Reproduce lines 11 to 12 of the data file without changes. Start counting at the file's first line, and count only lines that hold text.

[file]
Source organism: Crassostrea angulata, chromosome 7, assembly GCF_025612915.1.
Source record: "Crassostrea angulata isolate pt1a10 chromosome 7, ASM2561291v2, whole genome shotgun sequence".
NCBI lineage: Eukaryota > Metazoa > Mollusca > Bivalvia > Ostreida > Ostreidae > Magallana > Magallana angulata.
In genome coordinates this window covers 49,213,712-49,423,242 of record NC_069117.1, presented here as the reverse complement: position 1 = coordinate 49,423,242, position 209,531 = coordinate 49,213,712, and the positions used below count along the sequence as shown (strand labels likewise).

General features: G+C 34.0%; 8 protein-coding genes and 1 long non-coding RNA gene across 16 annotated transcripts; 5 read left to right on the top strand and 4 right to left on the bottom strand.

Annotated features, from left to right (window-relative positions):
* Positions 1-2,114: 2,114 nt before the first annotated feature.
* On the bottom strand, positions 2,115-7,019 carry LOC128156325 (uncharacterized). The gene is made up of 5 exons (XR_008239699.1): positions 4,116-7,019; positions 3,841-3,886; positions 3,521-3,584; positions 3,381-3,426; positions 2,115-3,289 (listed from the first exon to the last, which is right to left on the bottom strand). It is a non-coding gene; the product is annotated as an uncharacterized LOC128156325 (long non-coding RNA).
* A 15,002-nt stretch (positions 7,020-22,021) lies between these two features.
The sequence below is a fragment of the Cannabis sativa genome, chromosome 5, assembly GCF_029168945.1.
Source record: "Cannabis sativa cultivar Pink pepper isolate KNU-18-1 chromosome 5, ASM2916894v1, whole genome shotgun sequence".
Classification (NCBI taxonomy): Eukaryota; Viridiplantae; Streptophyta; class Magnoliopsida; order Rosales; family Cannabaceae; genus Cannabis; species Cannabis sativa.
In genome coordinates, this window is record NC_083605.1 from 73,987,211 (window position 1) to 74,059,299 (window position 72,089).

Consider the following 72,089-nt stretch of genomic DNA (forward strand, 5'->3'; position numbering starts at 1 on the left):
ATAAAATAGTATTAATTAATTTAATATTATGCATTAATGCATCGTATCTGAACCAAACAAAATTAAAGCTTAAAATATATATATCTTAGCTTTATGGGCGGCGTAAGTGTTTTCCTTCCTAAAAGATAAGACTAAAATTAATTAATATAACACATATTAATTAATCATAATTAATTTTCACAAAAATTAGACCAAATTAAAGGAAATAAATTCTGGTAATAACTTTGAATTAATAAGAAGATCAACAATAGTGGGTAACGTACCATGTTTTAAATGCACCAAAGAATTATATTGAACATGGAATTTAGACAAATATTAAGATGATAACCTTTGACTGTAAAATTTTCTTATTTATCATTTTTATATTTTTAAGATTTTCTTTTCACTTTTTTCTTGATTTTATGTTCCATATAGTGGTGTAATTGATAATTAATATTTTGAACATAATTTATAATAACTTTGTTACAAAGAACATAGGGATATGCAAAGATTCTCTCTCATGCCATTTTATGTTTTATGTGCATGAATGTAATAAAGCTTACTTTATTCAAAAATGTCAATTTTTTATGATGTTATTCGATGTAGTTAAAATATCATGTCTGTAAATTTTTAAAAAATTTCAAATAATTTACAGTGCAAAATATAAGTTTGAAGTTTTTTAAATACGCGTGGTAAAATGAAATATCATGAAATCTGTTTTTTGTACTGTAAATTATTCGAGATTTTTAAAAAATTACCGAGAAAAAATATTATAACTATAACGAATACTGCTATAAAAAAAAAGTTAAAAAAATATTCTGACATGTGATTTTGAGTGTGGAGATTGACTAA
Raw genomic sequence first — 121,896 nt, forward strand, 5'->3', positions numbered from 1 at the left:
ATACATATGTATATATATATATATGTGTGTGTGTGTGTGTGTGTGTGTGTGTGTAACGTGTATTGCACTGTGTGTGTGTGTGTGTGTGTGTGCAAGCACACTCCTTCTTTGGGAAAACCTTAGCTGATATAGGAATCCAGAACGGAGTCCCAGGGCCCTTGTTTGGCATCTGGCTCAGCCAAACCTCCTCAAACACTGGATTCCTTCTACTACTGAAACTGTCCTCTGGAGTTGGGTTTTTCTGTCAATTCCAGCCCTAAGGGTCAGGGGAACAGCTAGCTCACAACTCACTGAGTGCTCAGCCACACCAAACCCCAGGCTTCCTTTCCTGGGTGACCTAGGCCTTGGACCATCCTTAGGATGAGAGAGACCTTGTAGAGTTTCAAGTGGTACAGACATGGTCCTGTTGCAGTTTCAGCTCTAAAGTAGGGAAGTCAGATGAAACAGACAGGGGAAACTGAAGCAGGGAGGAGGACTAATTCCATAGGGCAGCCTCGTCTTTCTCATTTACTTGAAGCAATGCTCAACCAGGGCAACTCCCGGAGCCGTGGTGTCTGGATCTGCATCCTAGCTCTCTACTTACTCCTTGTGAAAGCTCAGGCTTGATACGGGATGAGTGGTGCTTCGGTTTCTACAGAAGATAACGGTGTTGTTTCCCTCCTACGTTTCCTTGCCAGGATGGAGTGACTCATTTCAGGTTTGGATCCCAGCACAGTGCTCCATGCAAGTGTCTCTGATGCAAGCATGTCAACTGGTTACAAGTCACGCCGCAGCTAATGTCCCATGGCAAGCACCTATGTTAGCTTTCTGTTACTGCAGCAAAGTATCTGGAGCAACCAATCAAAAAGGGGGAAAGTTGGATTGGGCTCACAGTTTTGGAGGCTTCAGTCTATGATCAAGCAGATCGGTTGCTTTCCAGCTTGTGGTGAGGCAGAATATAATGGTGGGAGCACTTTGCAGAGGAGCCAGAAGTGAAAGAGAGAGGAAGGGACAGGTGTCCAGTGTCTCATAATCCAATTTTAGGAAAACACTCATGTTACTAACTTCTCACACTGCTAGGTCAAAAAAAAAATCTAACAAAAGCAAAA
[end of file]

Source record: "Cannabis sativa cultivar Pink pepper isolate KNU-18-1 chromosome 5, ASM2916894v1, whole genome shotgun sequence".
Classification (NCBI taxonomy): Eukaryota; Viridiplantae; Streptophyta; class Magnoliopsida; order Rosales; family Cannabaceae; genus Cannabis; species Cannabis sativa.